The ability to generate accurate maps of brain metabolism, while scientifically interesting, is of little use to medicine unless those maps help answer clinical questions which cannot be otherwise answered. One important test-case is mood disorders.  Major Depressive Disorder, also called unipolar depression, treated with antidepressants, and Bipolar Disorder, treated with mood stabilizers, both feature depressive episodes which are clinically identical.  Furthermore, many cases of bipolar disorder begin with a depressive episode, particularly in females.

Even though 1-2% of the population struggles with bipolar disorder, it is not actually known how often an initial depressive episode is the beginning of a unipolar or a bipolar disorder.  The consequences of misdiagnosis can be severe.  If individuals with bipolar disorder are treated with standard antidepressants, this can trigger sudden mood instability with a switch into either mania, or a mixed mood state, which is a simultaneous combination of manic and depressive symptoms, with a risk for suicide attempts approaching 20%.  Or, sometimes, individuals with bipolar depression simply get worsening of their depression with antidepressants, so other antidepressants are tried.  If someone does not respond to three adequate antidepressant trials, they are diagnosed with “Treatment Resistant Depression,” with numerous treatment and investigation protocols employed.  

The upshot of all this is, mistreatment of bipolar depression with antidepressants can lead to years of diagnostic delay and even greater misery than if the individual simply went untreated.  So, in the real world, beyond scientific curiosity for its own sake, the potential impact of diagnostic clarification is hard to overstate.

Given the markedly different response to antidepressants of unipolar depression from bipolar depression, it is reasonable to wonder if these two conditions, while looking the same on the surface, are driven by different neurobiological pathways.  If we want to understand neurobiology, we need to turn to tools which examine brain function. My own interest in perfusion SPECT is the opportunity it gives us to look “under the hood” of psychiatric distress.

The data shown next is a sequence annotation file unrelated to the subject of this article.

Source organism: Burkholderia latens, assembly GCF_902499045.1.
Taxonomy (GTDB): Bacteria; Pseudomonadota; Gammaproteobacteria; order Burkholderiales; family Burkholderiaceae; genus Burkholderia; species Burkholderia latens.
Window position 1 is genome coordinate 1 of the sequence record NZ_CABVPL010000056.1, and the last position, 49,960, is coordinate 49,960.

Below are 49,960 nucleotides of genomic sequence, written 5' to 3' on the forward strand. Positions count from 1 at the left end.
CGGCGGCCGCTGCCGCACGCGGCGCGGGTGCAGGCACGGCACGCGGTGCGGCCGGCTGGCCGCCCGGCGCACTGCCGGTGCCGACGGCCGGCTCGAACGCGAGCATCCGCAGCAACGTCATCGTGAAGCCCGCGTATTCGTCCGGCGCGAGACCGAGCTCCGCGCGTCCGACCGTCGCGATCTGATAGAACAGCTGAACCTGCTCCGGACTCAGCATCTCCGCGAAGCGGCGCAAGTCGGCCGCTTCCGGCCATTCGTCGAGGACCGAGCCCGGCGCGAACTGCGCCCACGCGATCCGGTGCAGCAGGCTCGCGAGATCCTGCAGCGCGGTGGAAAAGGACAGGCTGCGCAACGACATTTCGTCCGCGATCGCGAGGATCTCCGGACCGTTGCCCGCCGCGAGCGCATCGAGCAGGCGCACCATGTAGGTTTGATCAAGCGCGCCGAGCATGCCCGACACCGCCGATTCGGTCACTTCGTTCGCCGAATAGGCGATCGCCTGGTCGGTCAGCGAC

What do we find when we examine the brain activity patterns of unipolar depression compared with bipolar depression?  One of the more consistent markers is left vs right hemisphere differences in activity.  Unipolar depression seems to be linked with less activity in the right frontal lobe, while bipolar depression appears more commonly linked with less activity in the left, when compared to healthy controls.  To date, however, numbers of subjects in research studies are very small, and the findings have not been consistently replicated. We need research in very large sample sets to establish the confidence.  

This is precisely where we have turned our attention, and we are eager to explore the Amen data in pursuit of answers.

Dr. Rob Tarzwell, MD, FRCPC (Psychiatry, Nuclear Medicine)

Clinical Assistant Professor, Faculty of Medicine, UBC


Prevalence of Major Depression Among Adults:

Prevalence of Bipolar Disorder Among Adults:

Clinical Guidelines for the Management of Major Depressive Disorder in Adults:

Clinical Guidelines for the Management of Patients with Bipolar Disorder:

Distinctions Between Bipolar and Unipolar Depression:

SPECT Study of Regional Cerebral Blood Flow in Bipolar Disorder:

Unipolar and Bipolar Depression – Different or the Same?

Unrecognized Bipolar Disorder in Primary Care Patients With Depression: